From Sketch to the Studio

In keeping with my daily sketch challenge I ventured out (the sun was shining) and found a grove of trees that danced amongst the sunlight and shadows. So I settled in and spent about 30 minutes capturing the play of light and shadow. I haven’t posted a “work in progress” (wip) painting in awhile so I thought this would be the perfect opportunity to show how I approach a painting.

This is the 30 minute on location sketch.


Back in my studio I did a drawing on 12 x 16″ mounted Wallis sanded paper. I usually don’t do such a detailed sketch but I just got caught up in the moment and went with the flow. Since I had so much graphite on the surface I sprayed it with Perlafix fixative. I also hoped with the use of the fixative that some of the drawing would survive the next step, the watercolor underpainting.

Watercolor underpainting.

And after about fours hours into the painting with soft pastels this is where I left off. Obviously still lots to resolve but I like the direction this is going.


Advertisements

Tags: , , , , ,

7 Responses to “From Sketch to the Studio”

  1. mariela Says:

    VERY VERY NICE!!
    I like the prosedure and thank you to let us see it!!

  2. Maggie Latham Says:

    So glad you wrote about the isolation layer on wallis before adding watercolour….this is where I have gone wrong before. what kind of pencils were you using for the Wallis sketch? I love the light in the initial sketch from outside, and the subtle hues going on in the painting so far. Can’t wait to see the finished painting.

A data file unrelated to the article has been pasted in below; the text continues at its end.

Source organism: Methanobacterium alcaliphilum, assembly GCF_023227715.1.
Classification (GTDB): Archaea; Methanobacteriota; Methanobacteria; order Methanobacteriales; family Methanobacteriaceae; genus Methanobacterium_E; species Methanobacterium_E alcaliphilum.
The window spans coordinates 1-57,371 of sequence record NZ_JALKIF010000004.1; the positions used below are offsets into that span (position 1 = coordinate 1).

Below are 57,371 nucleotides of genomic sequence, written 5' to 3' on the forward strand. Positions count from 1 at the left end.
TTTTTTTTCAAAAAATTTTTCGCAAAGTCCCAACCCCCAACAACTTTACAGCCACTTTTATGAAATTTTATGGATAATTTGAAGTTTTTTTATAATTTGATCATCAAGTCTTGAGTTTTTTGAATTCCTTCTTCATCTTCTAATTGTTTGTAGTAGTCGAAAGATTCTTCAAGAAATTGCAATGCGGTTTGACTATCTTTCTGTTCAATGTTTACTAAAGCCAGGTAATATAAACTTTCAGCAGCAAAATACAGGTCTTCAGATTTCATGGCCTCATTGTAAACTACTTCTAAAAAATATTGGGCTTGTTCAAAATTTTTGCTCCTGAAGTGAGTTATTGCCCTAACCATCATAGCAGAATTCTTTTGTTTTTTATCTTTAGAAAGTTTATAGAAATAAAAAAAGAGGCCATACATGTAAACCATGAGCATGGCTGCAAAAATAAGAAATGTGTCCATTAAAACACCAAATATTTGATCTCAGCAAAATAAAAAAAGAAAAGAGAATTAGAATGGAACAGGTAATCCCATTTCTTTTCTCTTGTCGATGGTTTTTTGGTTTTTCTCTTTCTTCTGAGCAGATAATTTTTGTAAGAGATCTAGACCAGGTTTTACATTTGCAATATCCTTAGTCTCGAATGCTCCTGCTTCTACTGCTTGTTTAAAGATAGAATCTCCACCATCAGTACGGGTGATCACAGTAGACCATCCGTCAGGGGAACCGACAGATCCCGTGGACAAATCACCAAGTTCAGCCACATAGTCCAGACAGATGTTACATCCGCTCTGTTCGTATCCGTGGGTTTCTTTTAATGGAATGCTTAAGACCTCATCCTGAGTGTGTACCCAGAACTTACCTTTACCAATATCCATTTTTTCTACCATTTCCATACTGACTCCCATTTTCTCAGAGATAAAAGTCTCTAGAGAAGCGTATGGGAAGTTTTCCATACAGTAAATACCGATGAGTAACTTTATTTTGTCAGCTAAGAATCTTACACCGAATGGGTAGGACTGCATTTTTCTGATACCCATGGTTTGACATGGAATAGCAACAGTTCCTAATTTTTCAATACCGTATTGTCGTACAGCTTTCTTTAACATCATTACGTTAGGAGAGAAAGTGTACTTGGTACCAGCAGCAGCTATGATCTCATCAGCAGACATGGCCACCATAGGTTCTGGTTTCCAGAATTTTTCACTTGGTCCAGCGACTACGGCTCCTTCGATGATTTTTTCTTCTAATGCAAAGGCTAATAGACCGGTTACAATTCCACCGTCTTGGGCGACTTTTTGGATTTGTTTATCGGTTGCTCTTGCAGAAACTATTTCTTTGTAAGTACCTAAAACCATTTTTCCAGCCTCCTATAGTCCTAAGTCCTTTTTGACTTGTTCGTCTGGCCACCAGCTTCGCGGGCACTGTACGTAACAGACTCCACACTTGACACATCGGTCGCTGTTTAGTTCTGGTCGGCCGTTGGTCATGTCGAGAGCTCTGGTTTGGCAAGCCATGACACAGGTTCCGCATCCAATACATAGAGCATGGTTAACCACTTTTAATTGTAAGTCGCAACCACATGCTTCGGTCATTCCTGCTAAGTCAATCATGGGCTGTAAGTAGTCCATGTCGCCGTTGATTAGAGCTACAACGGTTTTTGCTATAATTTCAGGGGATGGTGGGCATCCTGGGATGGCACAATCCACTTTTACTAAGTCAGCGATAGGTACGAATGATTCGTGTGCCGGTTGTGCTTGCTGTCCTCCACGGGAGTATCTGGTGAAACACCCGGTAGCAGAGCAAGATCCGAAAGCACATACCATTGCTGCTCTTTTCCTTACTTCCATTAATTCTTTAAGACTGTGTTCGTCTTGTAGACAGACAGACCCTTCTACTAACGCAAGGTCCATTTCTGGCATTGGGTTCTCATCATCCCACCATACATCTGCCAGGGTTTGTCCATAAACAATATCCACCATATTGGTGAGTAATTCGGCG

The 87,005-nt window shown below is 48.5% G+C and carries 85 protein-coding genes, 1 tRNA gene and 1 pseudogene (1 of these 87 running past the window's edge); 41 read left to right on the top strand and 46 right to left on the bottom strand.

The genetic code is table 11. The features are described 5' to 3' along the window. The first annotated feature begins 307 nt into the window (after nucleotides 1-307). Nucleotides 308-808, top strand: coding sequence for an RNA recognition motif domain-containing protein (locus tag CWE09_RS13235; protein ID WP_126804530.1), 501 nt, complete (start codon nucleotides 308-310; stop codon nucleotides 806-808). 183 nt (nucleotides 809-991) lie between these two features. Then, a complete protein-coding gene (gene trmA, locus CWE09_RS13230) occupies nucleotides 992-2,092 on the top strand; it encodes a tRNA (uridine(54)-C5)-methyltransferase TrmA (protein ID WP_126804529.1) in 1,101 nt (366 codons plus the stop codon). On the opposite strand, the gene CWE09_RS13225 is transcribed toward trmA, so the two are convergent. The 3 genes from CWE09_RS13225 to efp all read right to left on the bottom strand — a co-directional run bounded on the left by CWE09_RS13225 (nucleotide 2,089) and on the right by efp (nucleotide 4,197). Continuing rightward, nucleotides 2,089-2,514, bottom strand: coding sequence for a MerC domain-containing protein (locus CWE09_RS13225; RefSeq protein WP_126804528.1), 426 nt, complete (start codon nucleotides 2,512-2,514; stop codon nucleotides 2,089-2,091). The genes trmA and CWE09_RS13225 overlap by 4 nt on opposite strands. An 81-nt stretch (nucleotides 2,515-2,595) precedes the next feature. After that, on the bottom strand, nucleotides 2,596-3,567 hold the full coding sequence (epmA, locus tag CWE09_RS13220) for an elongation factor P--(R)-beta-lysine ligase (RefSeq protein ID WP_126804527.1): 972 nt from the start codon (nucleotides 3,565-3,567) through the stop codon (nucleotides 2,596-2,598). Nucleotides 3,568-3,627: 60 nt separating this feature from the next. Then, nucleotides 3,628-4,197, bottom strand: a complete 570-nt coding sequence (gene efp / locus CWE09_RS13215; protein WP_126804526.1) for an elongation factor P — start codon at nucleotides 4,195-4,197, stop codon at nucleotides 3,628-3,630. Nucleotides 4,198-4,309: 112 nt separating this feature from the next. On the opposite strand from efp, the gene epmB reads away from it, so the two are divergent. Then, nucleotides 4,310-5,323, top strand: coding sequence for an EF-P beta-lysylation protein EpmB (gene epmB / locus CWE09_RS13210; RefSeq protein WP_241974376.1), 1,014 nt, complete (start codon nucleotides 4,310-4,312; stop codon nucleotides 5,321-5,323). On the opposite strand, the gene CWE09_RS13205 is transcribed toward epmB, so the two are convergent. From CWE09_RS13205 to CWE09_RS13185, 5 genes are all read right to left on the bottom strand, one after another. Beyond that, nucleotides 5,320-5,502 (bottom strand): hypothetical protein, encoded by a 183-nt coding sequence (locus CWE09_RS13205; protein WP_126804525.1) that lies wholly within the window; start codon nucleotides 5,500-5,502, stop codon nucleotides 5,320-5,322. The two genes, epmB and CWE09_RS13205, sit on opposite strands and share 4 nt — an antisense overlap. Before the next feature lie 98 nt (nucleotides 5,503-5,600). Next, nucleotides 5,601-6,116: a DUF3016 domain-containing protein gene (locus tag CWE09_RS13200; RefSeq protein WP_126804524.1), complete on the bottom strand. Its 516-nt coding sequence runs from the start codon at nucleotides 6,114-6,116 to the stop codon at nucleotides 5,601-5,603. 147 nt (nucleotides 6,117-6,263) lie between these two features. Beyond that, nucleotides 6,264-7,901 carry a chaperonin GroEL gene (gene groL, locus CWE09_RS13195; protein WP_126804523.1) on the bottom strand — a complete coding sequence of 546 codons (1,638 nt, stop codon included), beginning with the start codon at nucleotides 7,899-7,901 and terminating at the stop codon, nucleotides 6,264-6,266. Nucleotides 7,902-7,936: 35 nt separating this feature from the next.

• Marianne Post Says:

      Maggie: In my sketchbook I used just a 6B pencil. I find that this gives me enough variability with values. Once on the wallis paper though I use a 2B. Anything softer seems to lay down too much graphite. After my drawing on the paper was done I used a paper towel to gently brush any excess, loose graphite off. Then I sprayed it with the Perfix. I use a synthetic bristle brush to apply the watercolor. It stands up to the sanded surface. The drawing held to sone degree. I was leery of spraying too much fixative, since I am still a bit unfamiliar with how the watercolor would react to it. I think some more studio testing is in order just to see how much fixtive I can use. I also thought about using thin oil washes as an underpainting on this piece. But my watercolors were handy and I was anxious to get going.

  3. Katherine Kean Says:

    Beautiful! I like getting to see your process.

    It’s fun too to see how your new locale might affect your work.

  4. Monica Says:

    I really like the initial sketch in pencil. Interesting mediums combination.
    Monica

Leave a Reply

Fill in your details below or click an icon to log in:

WordPress.com Logo

You are commenting using your WordPress.com account. Log Out / Change )

Twitter picture

You are commenting using your Twitter account. Log Out / Change )

Facebook photo

You are commenting using your Facebook account. Log Out / Change )

Google+ photo

You are commenting using your Google+ account. Log Out / Change )

Connecting to %s


%d bloggers like this: